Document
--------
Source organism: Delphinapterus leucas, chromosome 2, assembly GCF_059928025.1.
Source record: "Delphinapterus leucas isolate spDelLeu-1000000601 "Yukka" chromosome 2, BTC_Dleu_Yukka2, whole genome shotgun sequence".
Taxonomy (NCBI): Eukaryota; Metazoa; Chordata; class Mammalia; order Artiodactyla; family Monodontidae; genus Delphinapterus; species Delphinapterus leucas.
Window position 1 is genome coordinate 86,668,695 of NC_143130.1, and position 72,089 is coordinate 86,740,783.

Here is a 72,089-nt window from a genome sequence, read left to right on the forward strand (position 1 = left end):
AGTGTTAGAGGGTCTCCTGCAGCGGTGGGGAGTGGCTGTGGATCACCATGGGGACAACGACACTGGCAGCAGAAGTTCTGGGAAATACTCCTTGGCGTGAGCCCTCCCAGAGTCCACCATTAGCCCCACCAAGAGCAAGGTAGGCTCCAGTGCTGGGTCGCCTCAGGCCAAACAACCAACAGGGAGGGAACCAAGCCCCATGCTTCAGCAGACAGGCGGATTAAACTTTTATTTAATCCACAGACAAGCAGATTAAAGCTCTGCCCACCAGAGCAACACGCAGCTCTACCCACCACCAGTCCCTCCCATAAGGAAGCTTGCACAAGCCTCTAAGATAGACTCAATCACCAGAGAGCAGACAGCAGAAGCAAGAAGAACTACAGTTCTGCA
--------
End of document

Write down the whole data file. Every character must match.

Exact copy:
Source organism: Delphinapterus leucas, chromosome 2, assembly GCF_059928025.1.
Source record: "Delphinapterus leucas isolate spDelLeu-1000000601 "Yukka" chromosome 2, BTC_Dleu_Yukka2, whole genome shotgun sequence".
Taxonomy (NCBI): Eukaryota; Metazoa; Chordata; class Mammalia; order Artiodactyla; family Monodontidae; genus Delphinapterus; species Delphinapterus leucas.
Window position 1 is genome coordinate 86,668,695 of NC_143130.1, and position 72,089 is coordinate 86,740,783.

Here is a 72,089-nt window from a genome sequence, read left to right on the forward strand (position 1 = left end):
AGTGTTAGAGGGTCTCCTGCAGCGGTGGGGAGTGGCTGTGGATCACCATGGGGACAACGACACTGGCAGCAGAAGTTCTGGGAAATACTCCTTGGCGTGAGCCCTCCCAGAGTCCACCATTAGCCCCACCAAGAGCAAGGTAGGCTCCAGTGCTGGGTCGCCTCAGGCCAAACAACCAACAGGGAGGGAACCAAGCCCCATGCTTCAGCAGACAGGCGGATTAAACTTTTATTTAATCCACAGACAAGCAGATTAAAGCTCTGCCCACCAGAGCAACACGCAGCTCTACCCACCACCAGTCCCTCCCATAAGGAAGCTTGCACAAGCCTCTAAGATAGACTCAATCACCAGAGAGCAGACAGCAGAAGCAAGAAGAACTACAGTTCTGCA